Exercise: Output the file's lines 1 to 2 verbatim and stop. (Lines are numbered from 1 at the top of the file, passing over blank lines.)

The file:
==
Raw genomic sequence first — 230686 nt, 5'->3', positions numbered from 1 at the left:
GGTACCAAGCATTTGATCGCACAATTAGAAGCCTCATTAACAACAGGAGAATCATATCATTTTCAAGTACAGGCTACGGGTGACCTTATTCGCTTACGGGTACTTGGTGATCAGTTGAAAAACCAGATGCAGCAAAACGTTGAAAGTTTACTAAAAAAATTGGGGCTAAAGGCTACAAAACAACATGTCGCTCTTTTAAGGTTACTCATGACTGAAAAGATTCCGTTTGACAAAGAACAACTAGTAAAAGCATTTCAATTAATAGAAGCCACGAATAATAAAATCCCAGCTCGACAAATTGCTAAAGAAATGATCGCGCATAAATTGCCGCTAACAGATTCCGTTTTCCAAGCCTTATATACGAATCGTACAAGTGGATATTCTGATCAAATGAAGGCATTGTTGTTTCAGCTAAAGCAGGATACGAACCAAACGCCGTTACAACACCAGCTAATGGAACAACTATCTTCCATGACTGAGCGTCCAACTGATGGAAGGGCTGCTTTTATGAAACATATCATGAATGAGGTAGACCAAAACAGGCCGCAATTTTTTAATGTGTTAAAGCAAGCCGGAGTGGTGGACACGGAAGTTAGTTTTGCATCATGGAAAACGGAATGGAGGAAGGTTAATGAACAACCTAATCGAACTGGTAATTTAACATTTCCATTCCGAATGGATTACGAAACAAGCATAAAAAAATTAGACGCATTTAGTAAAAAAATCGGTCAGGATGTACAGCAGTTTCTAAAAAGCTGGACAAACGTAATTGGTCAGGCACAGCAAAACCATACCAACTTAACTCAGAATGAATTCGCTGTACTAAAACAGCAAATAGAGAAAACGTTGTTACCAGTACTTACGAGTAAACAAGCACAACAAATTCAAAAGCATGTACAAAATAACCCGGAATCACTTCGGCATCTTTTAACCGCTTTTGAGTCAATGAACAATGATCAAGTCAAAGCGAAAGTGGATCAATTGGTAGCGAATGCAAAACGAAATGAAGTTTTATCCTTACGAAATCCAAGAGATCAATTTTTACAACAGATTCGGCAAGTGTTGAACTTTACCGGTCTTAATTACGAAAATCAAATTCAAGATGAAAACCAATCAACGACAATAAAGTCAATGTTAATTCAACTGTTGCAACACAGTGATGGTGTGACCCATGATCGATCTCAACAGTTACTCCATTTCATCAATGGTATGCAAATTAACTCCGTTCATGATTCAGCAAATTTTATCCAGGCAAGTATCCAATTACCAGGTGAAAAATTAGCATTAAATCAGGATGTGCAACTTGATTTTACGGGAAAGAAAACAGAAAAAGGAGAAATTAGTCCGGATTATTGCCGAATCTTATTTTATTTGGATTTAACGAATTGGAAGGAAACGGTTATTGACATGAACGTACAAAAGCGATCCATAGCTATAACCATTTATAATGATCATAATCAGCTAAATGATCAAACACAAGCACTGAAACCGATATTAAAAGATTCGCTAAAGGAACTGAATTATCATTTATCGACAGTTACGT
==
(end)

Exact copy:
Raw genomic sequence first — 230686 nt, 5'->3', positions numbered from 1 at the left:
GGTACCAAGCATTTGATCGCACAATTAGAAGCCTCATTAACAACAGGAGAATCATATCATTTTCAAGTACAGGCTACGGGTGACCTTATTCGCTTACGGGTACTTGGTGATCAGTTGAAAAACCAGATGCAGCAAAACGTTGAAAGTTTACTAAAAAAATTGGGGCTAAAGGCTACAAAACAACATGTCGCTCTTTTAAGGTTACTCATGACTGAAAAGATTCCGTTTGACAAAGAACAACTAGTAAAAGCATTTCAATTAATAGAAGCCACGAATAATAAAATCCCAGCTCGACAAATTGCTAAAGAAATGATCGCGCATAAATTGCCGCTAACAGATTCCGTTTTCCAAGCCTTATATACGAATCGTACAAGTGGATATTCTGATCAAATGAAGGCATTGTTGTTTCAGCTAAAGCAGGATACGAACCAAACGCCGTTACAACACCAGCTAATGGAACAACTATCTTCCATGACTGAGCGTCCAACTGATGGAAGGGCTGCTTTTATGAAACATATCATGAATGAGGTAGACCAAAACAGGCCGCAATTTTTTAATGTGTTAAAGCAAGCCGGAGTGGTGGACACGGAAGTTAGTTTTGCATCATGGAAAACGGAATGGAGGAAGGTTAATGAACAACCTAATCGAACTGGTAATTTAACATTTCCATTCCGAATGGATTACGAAACAAGCATAAAAAAATTAGACGCATTTAGTAAAAAAATCGGTCAGGATGTACAGCAGTTTCTAAAAAGCTGGACAAACGTAATTGGTCAGGCACAGCAAAACCATACCAACTTAACTCAGAATGAATTCGCTGTACTAAAACAGCAAATAGAGAAAACGTTGTTACCAGTACTTACGAGTAAACAAGCACAACAAATTCAAAAGCATGTACAAAATAACCCGGAATCACTTCGGCATCTTTTAACCGCTTTTGAGTCAATGAACAATGATCAAGTCAAAGCGAAAGTGGATCAATTGGTAGCGAATGCAAAACGAAATGAAGTTTTATCCTTACGAAATCCAAGAGATCAATTTTTACAACAGATTCGGCAAGTGTTGAACTTTACCGGTCTTAATTACGAAAATCAAATTCAAGATGAAAACCAATCAACGACAATAAAGTCAATGTTAATTCAACTGTTGCAACACAGTGATGGTGTGACCCATGATCGATCTCAACAGTTACTCCATTTCATCAATGGTATGCAAATTAACTCCGTTCATGATTCAGCAAATTTTATCCAGGCAAGTATCCAATTACCAGGTGAAAAATTAGCATTAAATCAGGATGTGCAACTTGATTTTACGGGAAAGAAAACAGAAAAAGGAGAAATTAGTCCGGATTATTGCCGAATCTTATTTTATTTGGATTTAACGAATTGGAAGGAAACGGTTATTGACATGAACGTACAAAAGCGATCCATAGCTATAACCATTTATAATGATCATAATCAGCTAAATGATCAAACACAAGCACTGAAACCGATATTAAAAGATTCGCTAAAGGAACTGAATTATCATTTATCGACAGTTACGT